24 June 2015

Efficient Use of Exponential Size Linear Programs

After being sick on and off for a couple of years, I decided not to finish my PhD. I did write a small thesis, though. Thus on March 20, 2015, there were two big cosmic events: a partial solar eclipse and I defended a licentiate degree. It was cloudy in Stockholm, so the eclipse was a disappointment, but my defense wasn't and I successfully defended.

I've tried to make the thesis introduction easy to understand and you can now read it here on my blog.

What is the thesis about?

Computer Science is no more about computers than astronomy is about telescopes. – (probably) Edsger Wybe Dijkstra
When Santa Claus needs to find a route around the Earth to distribute all the gifts to children in the shortest possible time, it might take millions of years to compute even if he used all the supercomputers that are currently on Earth. This is an example of a problem in computer science that is not known to be solvable fast even after decades of research.

Maybe we have just not been intelligent enough to find the right approach for this problem. However, if you ask a complexity theorist, they would most likely tell you that it will never be possible. Right now we are not completely sure about this fact, but the evidence is piling up (see the excellent essay The Scientific Case for P≠NP by Scott Aaronson).

If it really is impossible for Santa Claus to find the shortest route to distribute all gifts, what other options does he have? Instead of insisting on finding the shortest route, he might try to find a route that is at most 50% longer than the shortest one. Arguably, this should be an easier task and traveling a 50% longer route could still allow him to distribute all presents in time.

First Attempt

The problem that Santa Claus needs to solve is called the Traveling Salesman Problem (TSP). The famous algorithm by Christophides [Chr76] finds a solution to TSP within an error of 50% from the optimal solution. This is an example of an approximation algorithm, since it does not solve a problem optimally but only approximately, that is within a certain error from the optimal solution.

The time complexity of this algorithm is n2.373 operations [MS04] where n is the number of stops that Santa makes. So a computer running the algorithm makes at most about n2.373 operations.

To get the value of n we need to estimate the number of families with children. According to Gap Minder [Gap11], there are about 1.9 billion children on Earth. The average number of children per family has been estimated to be almost three [Fam06], so we can estimate that Santa Claus will need to make at most 650 million stops. Not all children expect to be visited by Santa Claus but a large fraction does, so this estimate is good enough for our purposes.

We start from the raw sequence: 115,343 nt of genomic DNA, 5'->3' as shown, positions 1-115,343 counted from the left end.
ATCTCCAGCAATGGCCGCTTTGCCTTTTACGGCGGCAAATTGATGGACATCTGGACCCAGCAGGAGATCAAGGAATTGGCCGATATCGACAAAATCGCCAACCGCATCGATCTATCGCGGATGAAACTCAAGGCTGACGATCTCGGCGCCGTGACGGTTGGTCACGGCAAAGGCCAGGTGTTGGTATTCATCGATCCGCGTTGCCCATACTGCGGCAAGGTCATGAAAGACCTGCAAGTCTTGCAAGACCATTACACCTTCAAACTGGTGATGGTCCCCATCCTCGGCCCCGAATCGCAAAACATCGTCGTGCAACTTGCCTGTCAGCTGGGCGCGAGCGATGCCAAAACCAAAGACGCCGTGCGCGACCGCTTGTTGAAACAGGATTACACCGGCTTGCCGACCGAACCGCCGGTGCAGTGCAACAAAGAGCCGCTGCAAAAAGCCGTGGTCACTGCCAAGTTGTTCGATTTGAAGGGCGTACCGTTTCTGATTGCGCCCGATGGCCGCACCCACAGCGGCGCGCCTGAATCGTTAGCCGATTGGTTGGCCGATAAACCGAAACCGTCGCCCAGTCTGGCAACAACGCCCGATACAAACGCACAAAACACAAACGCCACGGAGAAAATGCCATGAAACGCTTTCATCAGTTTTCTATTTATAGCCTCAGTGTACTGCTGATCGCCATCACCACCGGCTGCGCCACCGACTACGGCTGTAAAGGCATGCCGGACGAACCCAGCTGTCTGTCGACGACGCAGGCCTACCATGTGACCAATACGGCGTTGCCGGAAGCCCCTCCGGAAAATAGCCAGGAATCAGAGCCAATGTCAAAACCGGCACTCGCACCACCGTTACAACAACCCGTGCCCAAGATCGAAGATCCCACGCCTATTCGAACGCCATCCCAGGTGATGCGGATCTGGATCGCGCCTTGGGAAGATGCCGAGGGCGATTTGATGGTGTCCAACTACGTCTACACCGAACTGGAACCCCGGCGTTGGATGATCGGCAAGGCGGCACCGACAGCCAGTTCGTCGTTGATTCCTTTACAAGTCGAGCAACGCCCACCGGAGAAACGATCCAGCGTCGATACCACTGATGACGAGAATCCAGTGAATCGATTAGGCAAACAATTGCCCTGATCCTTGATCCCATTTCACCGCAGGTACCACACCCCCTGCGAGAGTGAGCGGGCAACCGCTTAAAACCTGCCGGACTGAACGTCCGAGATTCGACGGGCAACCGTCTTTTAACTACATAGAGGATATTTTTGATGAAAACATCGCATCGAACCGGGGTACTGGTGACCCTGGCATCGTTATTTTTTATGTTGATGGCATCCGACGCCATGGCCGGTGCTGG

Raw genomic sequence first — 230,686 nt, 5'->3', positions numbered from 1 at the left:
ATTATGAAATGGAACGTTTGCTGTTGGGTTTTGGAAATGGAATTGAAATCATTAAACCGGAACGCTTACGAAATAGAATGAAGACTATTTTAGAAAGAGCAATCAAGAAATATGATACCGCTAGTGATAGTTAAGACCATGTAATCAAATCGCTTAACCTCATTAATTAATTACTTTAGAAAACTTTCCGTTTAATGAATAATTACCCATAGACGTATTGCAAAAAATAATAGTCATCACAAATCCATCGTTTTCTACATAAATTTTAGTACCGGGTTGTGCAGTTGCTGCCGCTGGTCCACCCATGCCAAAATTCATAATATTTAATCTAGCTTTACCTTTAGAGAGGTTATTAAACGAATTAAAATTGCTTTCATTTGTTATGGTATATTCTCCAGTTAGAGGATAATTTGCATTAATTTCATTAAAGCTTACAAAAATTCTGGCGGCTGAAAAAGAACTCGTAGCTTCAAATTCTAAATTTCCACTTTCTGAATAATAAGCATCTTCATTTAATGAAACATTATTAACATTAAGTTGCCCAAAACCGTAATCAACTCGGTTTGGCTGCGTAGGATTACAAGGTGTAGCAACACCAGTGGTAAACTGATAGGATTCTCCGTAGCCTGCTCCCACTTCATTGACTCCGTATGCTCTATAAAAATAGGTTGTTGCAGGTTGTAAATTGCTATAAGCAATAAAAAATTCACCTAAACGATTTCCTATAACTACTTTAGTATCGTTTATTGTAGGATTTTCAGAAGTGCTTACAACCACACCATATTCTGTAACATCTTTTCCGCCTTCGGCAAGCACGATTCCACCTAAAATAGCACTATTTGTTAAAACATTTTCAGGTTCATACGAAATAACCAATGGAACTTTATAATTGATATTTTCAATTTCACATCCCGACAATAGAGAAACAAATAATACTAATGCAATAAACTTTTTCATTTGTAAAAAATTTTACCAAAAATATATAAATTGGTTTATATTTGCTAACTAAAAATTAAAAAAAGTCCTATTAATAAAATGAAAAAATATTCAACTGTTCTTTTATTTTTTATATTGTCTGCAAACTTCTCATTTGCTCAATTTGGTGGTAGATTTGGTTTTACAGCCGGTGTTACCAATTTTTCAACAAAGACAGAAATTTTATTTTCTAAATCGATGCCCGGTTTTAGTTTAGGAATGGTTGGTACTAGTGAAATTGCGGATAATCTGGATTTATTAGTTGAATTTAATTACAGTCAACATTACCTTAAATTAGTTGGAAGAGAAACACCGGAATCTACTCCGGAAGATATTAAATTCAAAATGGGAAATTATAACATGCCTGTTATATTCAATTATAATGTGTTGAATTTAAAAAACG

If Santa Claus had access to the fastest supercomputer Tianhe-2 (as of November 2014) with the speed of 33.86-petaflops, which is about 3 ⋅ 1016 operations per second, it should take a couple of minutes or hours to finish the computation. We note that the theoretically optimal subroutine taking about n2.373 [MS04] operations might in this case be slower than a subroutine that uses Edmond’s algorithm [Edm65] that needs at most n2.5 operations. In any case, such an algorithm will finish its execution in a couple of days.

A possible problem is the high memory consumption of these algorithms, but for the sake of simplicity of this text let us ignore this problem. A bigger problem might be the 50% error, because a tour that is 50% longer than the shortest one might be too long to distribute all the presents in time.

Improving the Error

The celebrated algorithm by Arora and Mitchell [Aro98Mit99] can find a solution to TSP within an error of say 20, 10 or 5% from the optimal solution. We can pick any error margin we like, but the smaller the error the longer the running time will be. The algorithm works provided that the problem is situated in a Euclidean space. For the purpose of this text, we only need to know that the well-known 2-dimensional (2D) plane or 3-dimensional (3D) space are both Euclidean.